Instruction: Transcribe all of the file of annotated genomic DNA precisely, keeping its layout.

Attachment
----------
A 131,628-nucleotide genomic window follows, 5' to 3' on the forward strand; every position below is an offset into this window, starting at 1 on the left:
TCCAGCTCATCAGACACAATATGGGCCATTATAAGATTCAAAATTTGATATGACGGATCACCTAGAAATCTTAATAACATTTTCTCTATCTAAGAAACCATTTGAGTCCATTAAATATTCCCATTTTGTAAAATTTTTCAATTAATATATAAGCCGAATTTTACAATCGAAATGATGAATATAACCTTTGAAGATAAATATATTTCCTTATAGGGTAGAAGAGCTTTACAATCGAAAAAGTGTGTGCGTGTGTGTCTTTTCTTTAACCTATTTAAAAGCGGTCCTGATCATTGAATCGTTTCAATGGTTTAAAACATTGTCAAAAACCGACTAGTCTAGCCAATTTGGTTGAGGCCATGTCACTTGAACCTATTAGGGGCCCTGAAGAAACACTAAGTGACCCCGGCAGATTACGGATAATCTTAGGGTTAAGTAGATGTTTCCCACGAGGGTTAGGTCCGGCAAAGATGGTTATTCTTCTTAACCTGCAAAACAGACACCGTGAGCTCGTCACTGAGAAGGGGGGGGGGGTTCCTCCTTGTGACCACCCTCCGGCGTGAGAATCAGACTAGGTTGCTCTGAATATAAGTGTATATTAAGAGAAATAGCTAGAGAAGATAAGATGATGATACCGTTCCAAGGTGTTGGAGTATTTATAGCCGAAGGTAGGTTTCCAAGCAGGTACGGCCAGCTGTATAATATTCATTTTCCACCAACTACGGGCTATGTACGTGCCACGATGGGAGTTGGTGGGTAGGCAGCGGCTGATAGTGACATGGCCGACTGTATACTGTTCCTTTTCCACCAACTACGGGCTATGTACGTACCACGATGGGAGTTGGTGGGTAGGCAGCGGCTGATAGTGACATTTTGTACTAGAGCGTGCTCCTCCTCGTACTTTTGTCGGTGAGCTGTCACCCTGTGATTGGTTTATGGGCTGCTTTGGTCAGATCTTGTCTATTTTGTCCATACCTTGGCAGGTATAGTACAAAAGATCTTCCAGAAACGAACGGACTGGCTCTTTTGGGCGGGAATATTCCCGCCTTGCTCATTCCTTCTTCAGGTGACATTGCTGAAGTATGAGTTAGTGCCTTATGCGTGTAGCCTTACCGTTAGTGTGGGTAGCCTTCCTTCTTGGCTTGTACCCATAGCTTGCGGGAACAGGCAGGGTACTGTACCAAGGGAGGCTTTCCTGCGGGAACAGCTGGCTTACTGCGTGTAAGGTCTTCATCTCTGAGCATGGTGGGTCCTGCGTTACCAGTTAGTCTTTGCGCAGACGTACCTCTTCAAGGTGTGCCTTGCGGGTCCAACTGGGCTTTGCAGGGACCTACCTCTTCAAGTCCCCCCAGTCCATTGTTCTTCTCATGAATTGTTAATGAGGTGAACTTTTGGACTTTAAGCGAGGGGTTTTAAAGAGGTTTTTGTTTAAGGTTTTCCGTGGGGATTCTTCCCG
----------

A 131,628-nucleotide genomic window follows, 5' to 3' on the forward strand; every position below is an offset into this window, starting at 1 on the left:
TCCAGCTCATCAGACACAATATGGGCCATTATAAGATTCAAAATTTGATATGACGGATCACCTAGAAATCTTAATAACATTTTCTCTATCTAAGAAACCATTTGAGTCCATTAAATATTCCCATTTTGTAAAATTTTTCAATTAATATATAAGCCGAATTTTACAATCGAAATGATGAATATAACCTTTGAAGATAAATATATTTCCTTATAGGGTAGAAGAGCTTTACAATCGAAAAAGTGTGTGCGTGTGTGTCTTTTCTTTAACCTATTTAAAAGCGGTCCTGATCATTGAATCGTTTCAATGGTTTAAAACATTGTCAAAAACCGACTAGTCTAGCCAATTTGGTTGAGGCCATGTCACTTGAACCTATTAGGGGCCCTGAAGAAACACTAAGTGACCCCGGCAGATTACGGATAATCTTAGGGTTAAGTAGATGTTTCCCACGAGGGTTAGGTCCGGCAAAGATGGTTATTCTTCTTAACCTGCAAAACAGACACCGTGAGCTCGTCACTGAGAAGGGGGGGGGGGTTCCTCCTTGTGACCACCCTCCGGCGTGAGAATCAGACTAGGTTGCTCTGAATATAAGTGTATATTAAGAGAAATAGCTAGAGAAGATAAGATGATGATACCGTTCCAAGGTGTTGGAGTATTTATAGCCGAAGGTAGGTTTCCAAGCAGGTACGGCCAGCTGTATAATATTCATTTTCCACCAACTACGGGCTATGTACGTGCCACGATGGGAGTTGGTGGGTAGGCAGCGGCTGATAGTGACATGGCCGACTGTATACTGTTCCTTTTCCACCAACTACGGGCTATGTACGTACCACGATGGGAGTTGGTGGGTAGGCAGCGGCTGATAGTGACATTTTGTACTAGAGCGTGCTCCTCCTCGTACTTTTGTCGGTGAGCTGTCACCCTGTGATTGGTTTATGGGCTGCTTTGGTCAGATCTTGTCTATTTTGTCCATACCTTGGCAGGTATAGTACAAAAGATCTTCCAGAAACGAACGGACTGGCTCTTTTGGGCGGGAATATTCCCGCCTTGCTCATTCCTTCTTCAGGTGACATTGCTGAAGTATGAGTTAGTGCCTTATGCGTGTAGCCTTACCGTTAGTGTGGGTAGCCTTCCTTCTTGGCTTGTACCCATAGCTTGCGGGAACAGGCAGGGTACTGTACCAAGGGAGGCTTTCCTGCGGGAACAGCTGGCTTACTGCGTGTAAGGTCTTCATCTCTGAGCATGGTGGGTCCTGCGTTACCAGTTAGTCTTTGCGCAGACGTACCTCTTCAAGGTGTGCCTTGCGGGTCCAACTGGGCTTTGCAGGGACCTACCTCTTCAAGTCCCCCCAGTCCATTGTTCTTCTCATGAATTGTTAATGAGGTGAACTTTTGGACTTTAAGCGAGGGGTTTTAAAGAGGTTTTTGTTTAAGGTTTTCCGTGGGGATTCTTCCCG